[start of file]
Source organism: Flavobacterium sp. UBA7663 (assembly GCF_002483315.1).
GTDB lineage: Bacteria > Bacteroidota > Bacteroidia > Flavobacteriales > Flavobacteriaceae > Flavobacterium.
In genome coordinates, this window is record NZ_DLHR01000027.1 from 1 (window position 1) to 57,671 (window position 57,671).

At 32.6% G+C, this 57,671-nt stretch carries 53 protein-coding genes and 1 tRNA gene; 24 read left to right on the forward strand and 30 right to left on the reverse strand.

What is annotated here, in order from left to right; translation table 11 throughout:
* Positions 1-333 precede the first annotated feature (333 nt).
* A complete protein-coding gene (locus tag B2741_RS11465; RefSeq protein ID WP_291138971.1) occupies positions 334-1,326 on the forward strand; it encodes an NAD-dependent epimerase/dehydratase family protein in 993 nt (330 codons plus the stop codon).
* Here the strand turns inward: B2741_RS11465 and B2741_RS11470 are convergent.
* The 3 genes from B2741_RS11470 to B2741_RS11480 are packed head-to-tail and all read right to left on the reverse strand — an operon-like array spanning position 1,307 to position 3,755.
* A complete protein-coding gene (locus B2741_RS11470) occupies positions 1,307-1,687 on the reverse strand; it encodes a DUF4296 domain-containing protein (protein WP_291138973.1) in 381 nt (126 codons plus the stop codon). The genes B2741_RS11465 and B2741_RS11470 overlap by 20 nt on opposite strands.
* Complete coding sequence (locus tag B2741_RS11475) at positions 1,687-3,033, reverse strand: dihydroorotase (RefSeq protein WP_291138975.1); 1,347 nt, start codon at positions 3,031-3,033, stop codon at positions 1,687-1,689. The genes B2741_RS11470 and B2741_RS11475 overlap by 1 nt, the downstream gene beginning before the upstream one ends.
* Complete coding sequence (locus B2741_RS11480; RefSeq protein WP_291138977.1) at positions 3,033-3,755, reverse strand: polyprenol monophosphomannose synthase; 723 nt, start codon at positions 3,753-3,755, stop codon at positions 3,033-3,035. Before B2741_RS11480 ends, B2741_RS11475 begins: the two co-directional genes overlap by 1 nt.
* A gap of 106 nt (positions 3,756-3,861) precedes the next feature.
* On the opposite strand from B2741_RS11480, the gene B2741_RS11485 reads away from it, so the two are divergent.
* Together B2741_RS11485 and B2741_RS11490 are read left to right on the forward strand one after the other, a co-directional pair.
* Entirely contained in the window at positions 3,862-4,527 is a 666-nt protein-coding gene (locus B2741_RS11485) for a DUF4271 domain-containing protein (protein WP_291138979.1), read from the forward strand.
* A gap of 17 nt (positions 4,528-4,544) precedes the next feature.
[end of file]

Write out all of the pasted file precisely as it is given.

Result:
Source organism: Flavobacterium sp. UBA7663 (assembly GCF_002483315.1).
GTDB lineage: Bacteria > Bacteroidota > Bacteroidia > Flavobacteriales > Flavobacteriaceae > Flavobacterium.
In genome coordinates, this window is record NZ_DLHR01000027.1 from 1 (window position 1) to 57,671 (window position 57,671).

At 32.6% G+C, this 57,671-nt stretch carries 53 protein-coding genes and 1 tRNA gene; 24 read left to right on the forward strand and 30 right to left on the reverse strand.

What is annotated here, in order from left to right; translation table 11 throughout:
* Positions 1-333 precede the first annotated feature (333 nt).
* A complete protein-coding gene (locus tag B2741_RS11465; RefSeq protein ID WP_291138971.1) occupies positions 334-1,326 on the forward strand; it encodes an NAD-dependent epimerase/dehydratase family protein in 993 nt (330 codons plus the stop codon).
* Here the strand turns inward: B2741_RS11465 and B2741_RS11470 are convergent.
* The 3 genes from B2741_RS11470 to B2741_RS11480 are packed head-to-tail and all read right to left on the reverse strand — an operon-like array spanning position 1,307 to position 3,755.
* A complete protein-coding gene (locus B2741_RS11470) occupies positions 1,307-1,687 on the reverse strand; it encodes a DUF4296 domain-containing protein (protein WP_291138973.1) in 381 nt (126 codons plus the stop codon). The genes B2741_RS11465 and B2741_RS11470 overlap by 20 nt on opposite strands.
* Complete coding sequence (locus tag B2741_RS11475) at positions 1,687-3,033, reverse strand: dihydroorotase (RefSeq protein WP_291138975.1); 1,347 nt, start codon at positions 3,031-3,033, stop codon at positions 1,687-1,689. The genes B2741_RS11470 and B2741_RS11475 overlap by 1 nt, the downstream gene beginning before the upstream one ends.
* Complete coding sequence (locus B2741_RS11480; RefSeq protein WP_291138977.1) at positions 3,033-3,755, reverse strand: polyprenol monophosphomannose synthase; 723 nt, start codon at positions 3,753-3,755, stop codon at positions 3,033-3,035. Before B2741_RS11480 ends, B2741_RS11475 begins: the two co-directional genes overlap by 1 nt.
* A gap of 106 nt (positions 3,756-3,861) precedes the next feature.
* On the opposite strand from B2741_RS11480, the gene B2741_RS11485 reads away from it, so the two are divergent.
* Together B2741_RS11485 and B2741_RS11490 are read left to right on the forward strand one after the other, a co-directional pair.
* Entirely contained in the window at positions 3,862-4,527 is a 666-nt protein-coding gene (locus B2741_RS11485) for a DUF4271 domain-containing protein (protein WP_291138979.1), read from the forward strand.
* A gap of 17 nt (positions 4,528-4,544) precedes the next feature.